Writing (and presentations) of nonmajors

This list from the JMM 2013 Minicourse Teaching and Assessing Mathematical Communication characterizes effective writing (and presentations) of nonmajors. The first version is a transcription of the brainstorming notes from the minicourse.  The second version is in more freely edited paragraph form.

Lightly edited notes

Mathematical accuracy

  • identify “thinking process”
  • understands the modeling process (e.g., makes assumptions; defines consequences)
  • accurate use of terminology/conventions
  • correct and consistent use of notations and symbology
  • in word problems, variables (quantities) are defined unambiguously
  • definitions are precise
  • the conclusion is clear and unambiguous
  • reasoning (logical/mathematical/quantitative) is correct
  • when theorems are applied, shows how all premises are met
  • shows how definitions apply

Format for effective communication

  • Well organized with a start, support, and conclusions; Presentation is organized around the logic of the problem; organized ideas flow logically; algorithmic process is shown in a logical and organized way; organized on page; it is easy to find info
  • Sentences are complete, grammatically correct, and logically sound, and spelling is correct.
  • objective (when applicable)
  • tonally consistent: writer has in mind a specific mathematical level when writing
  • for presentations: presenter articulates and looks at audience

Content for effective communication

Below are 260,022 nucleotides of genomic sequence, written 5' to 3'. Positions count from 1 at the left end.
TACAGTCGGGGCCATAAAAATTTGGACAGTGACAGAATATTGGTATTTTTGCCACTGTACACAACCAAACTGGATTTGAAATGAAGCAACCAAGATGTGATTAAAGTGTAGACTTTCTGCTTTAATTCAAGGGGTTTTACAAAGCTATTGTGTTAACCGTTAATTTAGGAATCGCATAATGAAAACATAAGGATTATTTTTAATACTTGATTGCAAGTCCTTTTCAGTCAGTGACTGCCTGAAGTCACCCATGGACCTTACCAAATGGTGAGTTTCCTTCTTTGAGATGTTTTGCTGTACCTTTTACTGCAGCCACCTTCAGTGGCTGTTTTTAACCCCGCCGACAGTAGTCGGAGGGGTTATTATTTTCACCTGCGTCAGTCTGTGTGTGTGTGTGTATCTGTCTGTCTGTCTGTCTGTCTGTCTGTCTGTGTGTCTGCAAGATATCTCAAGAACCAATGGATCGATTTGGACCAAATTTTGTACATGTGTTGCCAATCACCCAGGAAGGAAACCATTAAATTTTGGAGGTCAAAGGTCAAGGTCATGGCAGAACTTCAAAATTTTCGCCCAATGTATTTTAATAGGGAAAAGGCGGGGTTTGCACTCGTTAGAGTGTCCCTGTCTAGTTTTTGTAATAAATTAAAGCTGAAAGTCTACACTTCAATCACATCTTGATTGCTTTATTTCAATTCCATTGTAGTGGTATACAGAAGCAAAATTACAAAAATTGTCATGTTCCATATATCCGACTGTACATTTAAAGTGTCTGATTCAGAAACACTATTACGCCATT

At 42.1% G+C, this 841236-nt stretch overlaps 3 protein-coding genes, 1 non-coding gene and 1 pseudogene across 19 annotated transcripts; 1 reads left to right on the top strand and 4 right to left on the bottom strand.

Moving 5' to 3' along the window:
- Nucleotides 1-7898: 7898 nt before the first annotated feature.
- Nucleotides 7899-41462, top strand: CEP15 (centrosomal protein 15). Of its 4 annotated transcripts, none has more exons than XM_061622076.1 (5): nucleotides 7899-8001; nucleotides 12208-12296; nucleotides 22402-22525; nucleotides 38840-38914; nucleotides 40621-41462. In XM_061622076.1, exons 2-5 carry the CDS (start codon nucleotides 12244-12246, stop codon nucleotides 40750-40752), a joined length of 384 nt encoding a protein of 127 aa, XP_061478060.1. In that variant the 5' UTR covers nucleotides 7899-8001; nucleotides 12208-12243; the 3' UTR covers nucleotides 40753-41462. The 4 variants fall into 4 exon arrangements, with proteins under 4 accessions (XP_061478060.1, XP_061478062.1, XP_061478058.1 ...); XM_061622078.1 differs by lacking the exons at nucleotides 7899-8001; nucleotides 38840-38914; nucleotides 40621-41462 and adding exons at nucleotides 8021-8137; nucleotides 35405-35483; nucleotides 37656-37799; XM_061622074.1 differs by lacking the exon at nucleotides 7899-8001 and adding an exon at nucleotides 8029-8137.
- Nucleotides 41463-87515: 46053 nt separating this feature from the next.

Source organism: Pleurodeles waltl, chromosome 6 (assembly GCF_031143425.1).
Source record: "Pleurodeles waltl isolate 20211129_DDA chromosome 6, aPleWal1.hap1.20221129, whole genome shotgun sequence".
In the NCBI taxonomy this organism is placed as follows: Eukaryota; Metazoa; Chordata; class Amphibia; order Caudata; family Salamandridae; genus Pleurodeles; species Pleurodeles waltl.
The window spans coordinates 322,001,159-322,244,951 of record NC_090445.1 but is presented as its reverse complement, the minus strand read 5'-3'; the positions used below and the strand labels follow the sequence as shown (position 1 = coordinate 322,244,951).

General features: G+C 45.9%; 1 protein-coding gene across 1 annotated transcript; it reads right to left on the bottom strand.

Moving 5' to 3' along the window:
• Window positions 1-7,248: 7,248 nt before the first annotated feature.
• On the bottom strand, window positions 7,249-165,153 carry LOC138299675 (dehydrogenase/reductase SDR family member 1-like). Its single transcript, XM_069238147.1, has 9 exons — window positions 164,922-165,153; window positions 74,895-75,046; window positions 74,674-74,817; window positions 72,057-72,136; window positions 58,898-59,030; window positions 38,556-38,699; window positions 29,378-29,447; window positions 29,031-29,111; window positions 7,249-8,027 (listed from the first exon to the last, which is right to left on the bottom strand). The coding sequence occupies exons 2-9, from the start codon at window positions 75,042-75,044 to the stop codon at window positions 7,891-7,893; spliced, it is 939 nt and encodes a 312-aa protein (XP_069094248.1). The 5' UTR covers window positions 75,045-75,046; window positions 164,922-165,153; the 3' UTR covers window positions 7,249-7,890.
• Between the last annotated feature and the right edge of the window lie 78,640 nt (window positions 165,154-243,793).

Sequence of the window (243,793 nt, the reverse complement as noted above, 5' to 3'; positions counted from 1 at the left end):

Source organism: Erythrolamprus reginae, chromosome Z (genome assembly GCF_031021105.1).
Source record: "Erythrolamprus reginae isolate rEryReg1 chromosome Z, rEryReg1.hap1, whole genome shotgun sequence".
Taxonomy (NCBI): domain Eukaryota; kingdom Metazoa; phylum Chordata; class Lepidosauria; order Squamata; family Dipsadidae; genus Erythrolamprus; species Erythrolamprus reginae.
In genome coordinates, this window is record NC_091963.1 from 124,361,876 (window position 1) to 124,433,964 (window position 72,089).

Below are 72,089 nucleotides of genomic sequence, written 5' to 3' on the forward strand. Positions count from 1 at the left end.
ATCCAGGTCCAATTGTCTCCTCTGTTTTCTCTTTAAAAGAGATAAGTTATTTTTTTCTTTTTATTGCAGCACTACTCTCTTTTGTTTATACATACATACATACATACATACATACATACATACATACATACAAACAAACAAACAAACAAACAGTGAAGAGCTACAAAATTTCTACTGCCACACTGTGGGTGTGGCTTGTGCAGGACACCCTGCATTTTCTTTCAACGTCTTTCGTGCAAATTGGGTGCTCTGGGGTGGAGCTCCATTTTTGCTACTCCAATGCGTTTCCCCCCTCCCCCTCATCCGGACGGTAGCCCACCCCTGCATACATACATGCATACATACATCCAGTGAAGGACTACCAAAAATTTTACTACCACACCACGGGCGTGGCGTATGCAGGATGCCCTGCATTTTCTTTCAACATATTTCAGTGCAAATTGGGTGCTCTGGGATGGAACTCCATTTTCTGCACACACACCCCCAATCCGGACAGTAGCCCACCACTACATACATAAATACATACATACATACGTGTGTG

• Multiple communication modes are used–words, graphics, models, etc., so the explanation can reach all members of the target audience.
  • Appropriate use of graphics (diagrams, charts, graphs)
  • Good choice of examples for concepts/definitions; Well illustrated (good examples) to promote understanding of concepts.
  • Well motivated to capture interest (why does the reader/listener want to know this?)
  • The problem is explained, not just the answer, so an uninformed reader understands the whole picture.
  • Set up correctly (variables defined; problem introduced)
  • Assumptions are clearly stated

Form appropriate for audience

  • clear
  • thorough yet elegant
  • complete–including all details necessary for audience understanding
  • succinct
  • deliberate word choice
  • appropriate balance of words and symbols: words are used to explain and/or motivate that which is demonstrated with symbols.

Content appropriate for audience